Peter Singer didn't write this book, but the logic of Singer's utilitarianism leads where David Benatar takes it. If our response to existence is reducible to pleasure and pain, and existence inevitably involves pain, then one must entertain the possibility that it is better never to have lived at all. While putting oneself out of existence might be painful, however - if not the deed itself, the thought of one's own death once one is alive - one ought to avoid bringing other people into existence, thus preventing them from the inevitable pain they will experience. Hence, we are morally justified - indeed, required - to abort any pregnancies we might be involved in having engendered. The author of the book - Better Never to Have Been - urges us to adopt a pro-death view.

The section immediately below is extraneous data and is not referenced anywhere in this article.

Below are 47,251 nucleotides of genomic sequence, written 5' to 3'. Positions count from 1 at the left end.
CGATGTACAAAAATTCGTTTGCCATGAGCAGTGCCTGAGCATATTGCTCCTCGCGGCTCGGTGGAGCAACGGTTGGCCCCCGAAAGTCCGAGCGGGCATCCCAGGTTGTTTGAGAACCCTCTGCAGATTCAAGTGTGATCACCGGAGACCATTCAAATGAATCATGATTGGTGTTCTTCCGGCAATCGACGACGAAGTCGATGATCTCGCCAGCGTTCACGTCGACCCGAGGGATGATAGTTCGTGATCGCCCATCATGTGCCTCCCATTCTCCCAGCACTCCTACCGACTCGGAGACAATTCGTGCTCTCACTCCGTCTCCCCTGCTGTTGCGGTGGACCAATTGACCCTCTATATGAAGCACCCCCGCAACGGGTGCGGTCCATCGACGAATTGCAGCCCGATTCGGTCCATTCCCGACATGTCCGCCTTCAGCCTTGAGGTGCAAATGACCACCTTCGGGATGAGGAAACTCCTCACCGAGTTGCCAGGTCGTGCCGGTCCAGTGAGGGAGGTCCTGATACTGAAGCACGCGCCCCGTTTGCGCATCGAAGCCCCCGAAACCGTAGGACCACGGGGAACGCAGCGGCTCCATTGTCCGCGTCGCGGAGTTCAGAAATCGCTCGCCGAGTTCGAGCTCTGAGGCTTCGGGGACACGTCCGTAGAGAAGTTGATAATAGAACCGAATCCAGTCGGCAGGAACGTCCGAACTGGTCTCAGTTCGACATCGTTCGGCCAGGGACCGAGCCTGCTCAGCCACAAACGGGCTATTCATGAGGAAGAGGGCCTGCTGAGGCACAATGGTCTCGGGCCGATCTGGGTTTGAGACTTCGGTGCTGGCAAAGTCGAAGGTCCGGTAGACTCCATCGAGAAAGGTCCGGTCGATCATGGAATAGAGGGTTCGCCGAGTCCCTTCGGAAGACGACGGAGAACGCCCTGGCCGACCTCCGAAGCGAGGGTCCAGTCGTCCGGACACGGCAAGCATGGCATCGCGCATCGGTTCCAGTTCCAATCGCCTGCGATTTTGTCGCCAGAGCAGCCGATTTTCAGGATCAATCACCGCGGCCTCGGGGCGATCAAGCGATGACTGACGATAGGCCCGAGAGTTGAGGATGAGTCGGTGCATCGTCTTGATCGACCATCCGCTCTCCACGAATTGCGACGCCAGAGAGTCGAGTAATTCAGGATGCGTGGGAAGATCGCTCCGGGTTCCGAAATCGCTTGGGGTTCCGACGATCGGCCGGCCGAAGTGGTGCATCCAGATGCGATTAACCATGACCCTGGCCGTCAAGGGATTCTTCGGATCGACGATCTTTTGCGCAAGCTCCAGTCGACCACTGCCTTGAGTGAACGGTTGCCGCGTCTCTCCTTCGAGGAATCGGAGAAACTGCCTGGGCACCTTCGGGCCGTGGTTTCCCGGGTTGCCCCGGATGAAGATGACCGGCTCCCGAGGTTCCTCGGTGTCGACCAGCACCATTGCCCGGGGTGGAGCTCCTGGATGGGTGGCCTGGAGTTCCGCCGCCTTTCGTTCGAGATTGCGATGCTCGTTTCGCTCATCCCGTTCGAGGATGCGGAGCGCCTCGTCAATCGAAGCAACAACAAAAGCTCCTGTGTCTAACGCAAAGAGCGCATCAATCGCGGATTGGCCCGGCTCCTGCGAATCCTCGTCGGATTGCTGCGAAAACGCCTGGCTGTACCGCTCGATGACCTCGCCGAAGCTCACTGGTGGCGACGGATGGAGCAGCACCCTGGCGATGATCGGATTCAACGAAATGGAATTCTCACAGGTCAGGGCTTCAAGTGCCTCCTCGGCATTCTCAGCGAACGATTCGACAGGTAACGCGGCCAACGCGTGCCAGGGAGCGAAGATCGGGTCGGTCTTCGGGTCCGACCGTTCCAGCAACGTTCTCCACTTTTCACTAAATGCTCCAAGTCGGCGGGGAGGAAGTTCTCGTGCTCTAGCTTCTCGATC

"Each one of us was harmed by being brought into existence. That harm is not negligible, because the quality of even the best lives is very bad-and considerably worse than most people recognise it to be. Although it is obviously too late to prevent our own existence, it is not too late to prevent the existence of future possible people. Creating new people is thus morally problematic."
Modern philosophy's trajectory is that of human extinction. Europe is simply following the logic of that philosophy to its logical conclusion. Lest we think "the culture wars" are a silly distraction of the electoral season, we should take note that the fate of humanity literally hangs in the balance.